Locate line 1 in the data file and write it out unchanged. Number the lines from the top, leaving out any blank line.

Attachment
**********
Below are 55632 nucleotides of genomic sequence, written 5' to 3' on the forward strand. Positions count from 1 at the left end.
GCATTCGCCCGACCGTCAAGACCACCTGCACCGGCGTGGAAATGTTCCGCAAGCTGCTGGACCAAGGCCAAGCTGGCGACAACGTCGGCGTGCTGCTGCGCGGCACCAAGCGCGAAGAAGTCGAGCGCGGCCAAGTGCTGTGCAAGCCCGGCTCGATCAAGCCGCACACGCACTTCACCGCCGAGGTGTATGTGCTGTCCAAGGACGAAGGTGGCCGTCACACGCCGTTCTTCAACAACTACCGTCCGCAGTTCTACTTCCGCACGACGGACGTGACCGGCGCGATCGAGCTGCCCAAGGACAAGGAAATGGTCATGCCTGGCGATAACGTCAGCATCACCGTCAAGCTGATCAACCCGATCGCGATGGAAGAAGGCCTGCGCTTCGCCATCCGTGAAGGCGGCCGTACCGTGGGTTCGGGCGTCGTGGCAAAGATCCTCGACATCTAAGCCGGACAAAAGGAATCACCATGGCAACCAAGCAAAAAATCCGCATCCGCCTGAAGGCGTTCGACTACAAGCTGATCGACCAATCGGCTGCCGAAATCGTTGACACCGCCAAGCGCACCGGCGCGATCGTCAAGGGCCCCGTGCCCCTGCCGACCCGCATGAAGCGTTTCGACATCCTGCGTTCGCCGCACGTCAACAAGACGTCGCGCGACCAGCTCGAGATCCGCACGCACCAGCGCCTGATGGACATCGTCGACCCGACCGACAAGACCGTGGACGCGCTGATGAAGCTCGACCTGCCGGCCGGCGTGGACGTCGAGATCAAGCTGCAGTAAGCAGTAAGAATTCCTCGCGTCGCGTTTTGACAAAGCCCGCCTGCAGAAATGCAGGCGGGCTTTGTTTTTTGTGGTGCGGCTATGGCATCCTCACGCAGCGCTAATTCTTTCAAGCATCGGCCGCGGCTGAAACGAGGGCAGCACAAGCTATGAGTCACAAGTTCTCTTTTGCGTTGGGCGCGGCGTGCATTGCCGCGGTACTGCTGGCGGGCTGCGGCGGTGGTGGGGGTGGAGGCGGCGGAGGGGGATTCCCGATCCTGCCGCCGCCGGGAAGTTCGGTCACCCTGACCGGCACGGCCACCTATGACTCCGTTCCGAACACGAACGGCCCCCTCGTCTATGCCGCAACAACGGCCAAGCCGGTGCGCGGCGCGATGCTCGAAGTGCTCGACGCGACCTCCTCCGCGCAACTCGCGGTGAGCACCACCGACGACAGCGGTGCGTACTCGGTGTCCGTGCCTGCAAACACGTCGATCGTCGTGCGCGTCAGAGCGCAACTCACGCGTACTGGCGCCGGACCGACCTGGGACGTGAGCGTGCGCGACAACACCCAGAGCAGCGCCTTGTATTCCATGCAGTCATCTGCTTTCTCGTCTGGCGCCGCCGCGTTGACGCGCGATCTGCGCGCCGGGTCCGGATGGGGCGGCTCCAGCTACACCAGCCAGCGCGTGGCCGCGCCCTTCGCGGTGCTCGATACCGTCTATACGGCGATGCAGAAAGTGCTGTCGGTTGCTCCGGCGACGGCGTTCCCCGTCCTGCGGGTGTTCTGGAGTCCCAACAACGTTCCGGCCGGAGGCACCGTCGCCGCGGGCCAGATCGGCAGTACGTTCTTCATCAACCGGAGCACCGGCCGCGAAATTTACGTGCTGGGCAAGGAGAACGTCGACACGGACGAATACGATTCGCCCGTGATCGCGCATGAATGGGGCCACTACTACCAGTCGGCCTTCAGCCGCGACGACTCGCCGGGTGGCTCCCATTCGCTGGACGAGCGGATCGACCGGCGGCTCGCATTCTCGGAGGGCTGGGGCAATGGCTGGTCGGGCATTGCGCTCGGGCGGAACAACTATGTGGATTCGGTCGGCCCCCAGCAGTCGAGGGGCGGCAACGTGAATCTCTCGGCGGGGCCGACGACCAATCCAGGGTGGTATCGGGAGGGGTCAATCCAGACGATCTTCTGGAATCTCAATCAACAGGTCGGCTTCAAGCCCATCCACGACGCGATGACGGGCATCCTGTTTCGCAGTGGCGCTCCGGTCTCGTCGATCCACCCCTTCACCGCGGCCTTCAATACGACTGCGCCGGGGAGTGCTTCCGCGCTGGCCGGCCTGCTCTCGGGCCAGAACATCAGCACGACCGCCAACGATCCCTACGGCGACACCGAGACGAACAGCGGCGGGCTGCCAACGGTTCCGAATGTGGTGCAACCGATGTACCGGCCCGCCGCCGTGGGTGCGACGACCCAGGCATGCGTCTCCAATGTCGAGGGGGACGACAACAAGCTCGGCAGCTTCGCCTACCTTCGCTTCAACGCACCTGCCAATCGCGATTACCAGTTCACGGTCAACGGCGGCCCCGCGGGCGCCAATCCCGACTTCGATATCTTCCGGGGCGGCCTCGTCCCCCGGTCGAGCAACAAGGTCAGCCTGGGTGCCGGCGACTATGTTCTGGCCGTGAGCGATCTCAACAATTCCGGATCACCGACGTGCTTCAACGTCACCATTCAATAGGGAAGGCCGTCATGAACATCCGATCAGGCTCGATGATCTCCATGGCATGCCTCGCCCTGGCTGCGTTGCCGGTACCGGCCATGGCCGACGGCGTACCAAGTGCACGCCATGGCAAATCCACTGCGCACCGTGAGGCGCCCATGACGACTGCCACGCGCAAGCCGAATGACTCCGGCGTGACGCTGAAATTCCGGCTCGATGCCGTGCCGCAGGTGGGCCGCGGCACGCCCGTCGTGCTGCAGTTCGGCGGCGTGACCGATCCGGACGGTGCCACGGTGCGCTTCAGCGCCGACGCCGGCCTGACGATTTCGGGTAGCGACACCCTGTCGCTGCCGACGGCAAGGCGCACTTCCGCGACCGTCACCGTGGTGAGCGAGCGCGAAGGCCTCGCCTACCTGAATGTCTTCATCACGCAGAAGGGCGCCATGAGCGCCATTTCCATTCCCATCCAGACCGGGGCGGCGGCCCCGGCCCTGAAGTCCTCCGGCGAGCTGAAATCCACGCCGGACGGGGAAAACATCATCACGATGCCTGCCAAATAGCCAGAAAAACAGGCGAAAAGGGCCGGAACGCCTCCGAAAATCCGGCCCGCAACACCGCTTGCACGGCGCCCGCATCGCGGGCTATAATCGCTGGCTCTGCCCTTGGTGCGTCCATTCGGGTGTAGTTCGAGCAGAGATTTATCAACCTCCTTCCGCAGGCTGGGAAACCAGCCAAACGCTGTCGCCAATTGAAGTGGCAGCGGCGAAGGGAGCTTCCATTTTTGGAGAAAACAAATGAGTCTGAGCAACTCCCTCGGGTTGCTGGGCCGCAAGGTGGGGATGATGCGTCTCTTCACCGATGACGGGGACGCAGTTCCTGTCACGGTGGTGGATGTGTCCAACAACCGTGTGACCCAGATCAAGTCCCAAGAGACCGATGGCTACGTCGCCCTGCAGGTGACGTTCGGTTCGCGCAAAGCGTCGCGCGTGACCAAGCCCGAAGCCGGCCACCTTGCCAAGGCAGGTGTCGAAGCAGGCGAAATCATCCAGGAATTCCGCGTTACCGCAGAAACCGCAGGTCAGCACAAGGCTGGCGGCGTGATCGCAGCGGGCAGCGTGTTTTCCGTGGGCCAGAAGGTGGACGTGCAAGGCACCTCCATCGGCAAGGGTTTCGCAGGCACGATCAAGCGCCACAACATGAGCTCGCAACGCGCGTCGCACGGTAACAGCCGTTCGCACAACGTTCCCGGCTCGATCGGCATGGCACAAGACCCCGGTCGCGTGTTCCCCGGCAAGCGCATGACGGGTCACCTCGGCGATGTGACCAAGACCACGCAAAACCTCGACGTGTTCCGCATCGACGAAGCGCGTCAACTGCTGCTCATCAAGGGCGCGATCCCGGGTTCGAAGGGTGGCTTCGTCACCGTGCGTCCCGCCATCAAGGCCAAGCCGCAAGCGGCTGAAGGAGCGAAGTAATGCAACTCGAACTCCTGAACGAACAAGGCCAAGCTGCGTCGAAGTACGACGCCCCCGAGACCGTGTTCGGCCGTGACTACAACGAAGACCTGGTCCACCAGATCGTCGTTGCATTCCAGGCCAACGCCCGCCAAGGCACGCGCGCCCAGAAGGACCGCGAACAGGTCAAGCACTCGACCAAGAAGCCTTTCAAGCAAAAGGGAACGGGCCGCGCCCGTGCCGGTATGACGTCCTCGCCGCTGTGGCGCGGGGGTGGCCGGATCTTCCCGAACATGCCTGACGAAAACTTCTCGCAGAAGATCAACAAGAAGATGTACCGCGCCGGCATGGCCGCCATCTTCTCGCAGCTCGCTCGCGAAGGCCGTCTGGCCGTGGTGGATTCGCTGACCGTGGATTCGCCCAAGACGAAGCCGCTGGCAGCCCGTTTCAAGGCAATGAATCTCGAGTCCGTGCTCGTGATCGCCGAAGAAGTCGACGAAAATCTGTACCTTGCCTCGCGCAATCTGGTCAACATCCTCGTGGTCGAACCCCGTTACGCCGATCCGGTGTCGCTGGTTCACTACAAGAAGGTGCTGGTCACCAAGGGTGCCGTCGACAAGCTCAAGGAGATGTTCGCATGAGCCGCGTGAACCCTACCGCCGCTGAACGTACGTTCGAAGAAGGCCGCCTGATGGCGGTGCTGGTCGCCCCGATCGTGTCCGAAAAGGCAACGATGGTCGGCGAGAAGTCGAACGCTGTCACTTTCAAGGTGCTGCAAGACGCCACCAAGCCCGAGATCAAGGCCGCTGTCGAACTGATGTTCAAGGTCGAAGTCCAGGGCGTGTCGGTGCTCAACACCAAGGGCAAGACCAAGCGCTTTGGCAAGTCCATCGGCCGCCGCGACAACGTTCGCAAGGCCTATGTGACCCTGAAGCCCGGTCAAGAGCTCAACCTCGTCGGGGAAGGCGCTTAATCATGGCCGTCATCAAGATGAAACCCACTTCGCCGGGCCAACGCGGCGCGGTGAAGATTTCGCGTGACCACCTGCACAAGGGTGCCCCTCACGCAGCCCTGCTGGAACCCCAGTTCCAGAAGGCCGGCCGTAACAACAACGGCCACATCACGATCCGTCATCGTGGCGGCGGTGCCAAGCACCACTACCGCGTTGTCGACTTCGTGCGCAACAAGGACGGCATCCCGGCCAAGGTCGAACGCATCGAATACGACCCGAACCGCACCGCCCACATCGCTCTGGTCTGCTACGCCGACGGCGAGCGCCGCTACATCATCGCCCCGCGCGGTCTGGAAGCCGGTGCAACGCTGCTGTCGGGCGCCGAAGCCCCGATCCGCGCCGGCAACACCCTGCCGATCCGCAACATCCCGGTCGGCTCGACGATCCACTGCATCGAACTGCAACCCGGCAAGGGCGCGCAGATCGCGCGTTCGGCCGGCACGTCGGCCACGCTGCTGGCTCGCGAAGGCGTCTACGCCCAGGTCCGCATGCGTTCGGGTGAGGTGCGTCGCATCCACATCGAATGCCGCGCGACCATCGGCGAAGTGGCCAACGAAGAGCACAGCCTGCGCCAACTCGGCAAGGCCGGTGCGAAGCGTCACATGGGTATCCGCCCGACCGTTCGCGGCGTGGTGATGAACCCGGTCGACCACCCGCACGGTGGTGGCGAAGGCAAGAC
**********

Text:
Below are 55632 nucleotides of genomic sequence, written 5' to 3' on the forward strand. Positions count from 1 at the left end.